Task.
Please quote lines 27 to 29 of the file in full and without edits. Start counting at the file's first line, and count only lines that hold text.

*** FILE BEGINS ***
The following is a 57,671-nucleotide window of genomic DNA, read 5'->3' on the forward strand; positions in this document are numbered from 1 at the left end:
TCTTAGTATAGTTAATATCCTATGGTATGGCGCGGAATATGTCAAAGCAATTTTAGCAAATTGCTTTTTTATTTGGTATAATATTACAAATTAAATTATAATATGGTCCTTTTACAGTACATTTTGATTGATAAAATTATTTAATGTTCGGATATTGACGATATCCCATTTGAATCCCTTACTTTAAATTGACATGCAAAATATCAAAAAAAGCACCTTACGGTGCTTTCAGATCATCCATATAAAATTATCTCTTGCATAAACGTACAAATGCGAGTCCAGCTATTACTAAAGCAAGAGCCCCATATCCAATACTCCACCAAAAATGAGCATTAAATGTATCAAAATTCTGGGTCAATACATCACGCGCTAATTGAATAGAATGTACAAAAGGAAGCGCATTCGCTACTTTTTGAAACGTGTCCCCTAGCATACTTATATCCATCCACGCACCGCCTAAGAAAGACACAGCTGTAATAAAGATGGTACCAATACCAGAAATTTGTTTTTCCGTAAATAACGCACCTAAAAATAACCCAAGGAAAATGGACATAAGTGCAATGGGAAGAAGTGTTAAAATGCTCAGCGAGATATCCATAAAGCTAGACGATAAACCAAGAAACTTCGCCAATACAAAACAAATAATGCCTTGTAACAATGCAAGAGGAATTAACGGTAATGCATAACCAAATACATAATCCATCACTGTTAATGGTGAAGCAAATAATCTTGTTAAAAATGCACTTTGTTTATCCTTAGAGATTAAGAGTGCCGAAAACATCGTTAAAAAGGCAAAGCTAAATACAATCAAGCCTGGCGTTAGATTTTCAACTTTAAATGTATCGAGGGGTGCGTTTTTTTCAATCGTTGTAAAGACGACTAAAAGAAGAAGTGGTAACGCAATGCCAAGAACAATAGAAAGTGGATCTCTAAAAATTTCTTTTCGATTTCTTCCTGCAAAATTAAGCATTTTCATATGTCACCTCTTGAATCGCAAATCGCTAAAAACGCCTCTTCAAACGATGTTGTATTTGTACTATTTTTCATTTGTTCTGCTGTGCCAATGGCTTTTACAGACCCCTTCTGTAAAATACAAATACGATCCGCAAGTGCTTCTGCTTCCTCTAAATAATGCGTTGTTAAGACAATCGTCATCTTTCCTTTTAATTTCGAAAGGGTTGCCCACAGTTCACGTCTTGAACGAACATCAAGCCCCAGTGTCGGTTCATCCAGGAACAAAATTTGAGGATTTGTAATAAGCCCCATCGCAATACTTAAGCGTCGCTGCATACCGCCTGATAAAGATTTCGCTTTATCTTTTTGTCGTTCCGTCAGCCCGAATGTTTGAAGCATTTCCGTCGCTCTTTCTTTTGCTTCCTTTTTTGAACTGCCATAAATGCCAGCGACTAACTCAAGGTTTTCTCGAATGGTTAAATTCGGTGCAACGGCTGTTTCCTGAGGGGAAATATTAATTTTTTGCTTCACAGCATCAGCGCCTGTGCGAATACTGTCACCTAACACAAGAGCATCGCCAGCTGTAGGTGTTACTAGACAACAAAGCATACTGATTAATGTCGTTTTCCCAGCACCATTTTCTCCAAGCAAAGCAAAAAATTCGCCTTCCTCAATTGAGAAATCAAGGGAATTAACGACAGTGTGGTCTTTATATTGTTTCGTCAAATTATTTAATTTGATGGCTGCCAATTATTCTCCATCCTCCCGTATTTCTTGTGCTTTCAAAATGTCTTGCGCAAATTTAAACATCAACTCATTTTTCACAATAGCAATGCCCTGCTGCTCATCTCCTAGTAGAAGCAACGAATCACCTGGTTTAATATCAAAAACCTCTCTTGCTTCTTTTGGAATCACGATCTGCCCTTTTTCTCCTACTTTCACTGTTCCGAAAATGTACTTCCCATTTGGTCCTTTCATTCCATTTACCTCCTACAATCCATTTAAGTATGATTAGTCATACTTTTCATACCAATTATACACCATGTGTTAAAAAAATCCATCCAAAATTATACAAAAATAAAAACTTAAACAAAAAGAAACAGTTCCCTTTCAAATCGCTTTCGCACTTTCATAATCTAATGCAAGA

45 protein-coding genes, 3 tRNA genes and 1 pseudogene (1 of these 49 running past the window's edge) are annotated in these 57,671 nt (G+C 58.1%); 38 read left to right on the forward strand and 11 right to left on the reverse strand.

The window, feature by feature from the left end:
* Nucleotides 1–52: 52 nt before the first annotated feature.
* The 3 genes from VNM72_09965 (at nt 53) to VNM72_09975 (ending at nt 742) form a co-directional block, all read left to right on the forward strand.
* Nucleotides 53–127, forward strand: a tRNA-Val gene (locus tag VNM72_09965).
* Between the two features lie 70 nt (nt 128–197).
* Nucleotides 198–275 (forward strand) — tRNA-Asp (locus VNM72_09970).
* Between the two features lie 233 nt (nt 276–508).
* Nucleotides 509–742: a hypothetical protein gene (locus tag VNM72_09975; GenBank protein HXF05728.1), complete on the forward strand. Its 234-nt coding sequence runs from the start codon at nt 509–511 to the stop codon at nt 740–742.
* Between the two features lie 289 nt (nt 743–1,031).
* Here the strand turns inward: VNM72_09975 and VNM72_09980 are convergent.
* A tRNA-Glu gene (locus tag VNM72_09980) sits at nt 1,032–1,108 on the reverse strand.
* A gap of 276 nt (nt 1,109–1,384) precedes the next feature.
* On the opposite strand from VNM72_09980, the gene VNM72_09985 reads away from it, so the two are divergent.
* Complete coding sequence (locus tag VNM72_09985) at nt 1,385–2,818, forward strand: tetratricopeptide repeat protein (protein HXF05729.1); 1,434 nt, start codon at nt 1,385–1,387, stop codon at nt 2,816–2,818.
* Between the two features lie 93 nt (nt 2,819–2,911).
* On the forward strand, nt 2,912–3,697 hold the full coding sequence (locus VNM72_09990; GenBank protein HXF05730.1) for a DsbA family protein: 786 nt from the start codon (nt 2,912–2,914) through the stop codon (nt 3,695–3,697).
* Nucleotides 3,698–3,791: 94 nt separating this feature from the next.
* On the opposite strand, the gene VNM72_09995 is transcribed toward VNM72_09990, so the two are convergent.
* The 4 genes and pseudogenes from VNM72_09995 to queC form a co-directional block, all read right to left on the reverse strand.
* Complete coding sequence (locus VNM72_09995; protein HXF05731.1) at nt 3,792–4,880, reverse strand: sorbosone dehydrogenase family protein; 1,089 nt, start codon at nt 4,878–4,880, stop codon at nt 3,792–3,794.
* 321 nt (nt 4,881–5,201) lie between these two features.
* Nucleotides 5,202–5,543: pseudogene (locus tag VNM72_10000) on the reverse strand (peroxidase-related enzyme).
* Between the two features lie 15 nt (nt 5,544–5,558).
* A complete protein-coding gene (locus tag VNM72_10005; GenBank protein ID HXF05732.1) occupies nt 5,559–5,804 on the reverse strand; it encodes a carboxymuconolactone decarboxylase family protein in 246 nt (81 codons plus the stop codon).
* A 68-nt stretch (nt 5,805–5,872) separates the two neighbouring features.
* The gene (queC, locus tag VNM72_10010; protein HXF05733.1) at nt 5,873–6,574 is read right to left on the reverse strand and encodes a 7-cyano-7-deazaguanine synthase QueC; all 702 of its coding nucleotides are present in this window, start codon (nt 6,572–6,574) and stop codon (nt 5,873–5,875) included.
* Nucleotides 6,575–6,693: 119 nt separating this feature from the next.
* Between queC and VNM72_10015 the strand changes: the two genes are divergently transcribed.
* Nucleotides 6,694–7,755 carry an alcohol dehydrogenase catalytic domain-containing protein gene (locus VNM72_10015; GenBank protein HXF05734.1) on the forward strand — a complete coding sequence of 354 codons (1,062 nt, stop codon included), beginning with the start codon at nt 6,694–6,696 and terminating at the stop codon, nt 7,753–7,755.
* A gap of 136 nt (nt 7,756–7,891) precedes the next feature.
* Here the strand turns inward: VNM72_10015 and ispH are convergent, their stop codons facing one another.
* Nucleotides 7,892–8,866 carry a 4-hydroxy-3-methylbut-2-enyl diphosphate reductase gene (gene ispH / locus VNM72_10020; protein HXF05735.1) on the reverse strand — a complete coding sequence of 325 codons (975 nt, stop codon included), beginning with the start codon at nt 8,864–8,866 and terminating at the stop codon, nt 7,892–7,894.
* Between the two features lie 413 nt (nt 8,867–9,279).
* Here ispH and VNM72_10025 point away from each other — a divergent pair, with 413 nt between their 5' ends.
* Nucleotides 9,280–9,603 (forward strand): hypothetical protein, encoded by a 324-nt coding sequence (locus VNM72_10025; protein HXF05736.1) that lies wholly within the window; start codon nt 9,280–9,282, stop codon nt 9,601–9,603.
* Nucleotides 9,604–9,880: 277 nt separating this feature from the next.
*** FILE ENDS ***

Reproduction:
* A complete protein-coding gene (locus tag VNM72_10005; GenBank protein ID HXF05732.1) occupies nt 5,559–5,804 on the reverse strand; it encodes a carboxymuconolactone decarboxylase family protein in 246 nt (81 codons plus the stop codon).
* A 68-nt stretch (nt 5,805–5,872) separates the two neighbouring features.
* The gene (queC, locus tag VNM72_10010; protein HXF05733.1) at nt 5,873–6,574 is read right to left on the reverse strand and encodes a 7-cyano-7-deazaguanine synthase QueC; all 702 of its coding nucleotides are present in this window, start codon (nt 6,572–6,574) and stop codon (nt 5,873–5,875) included.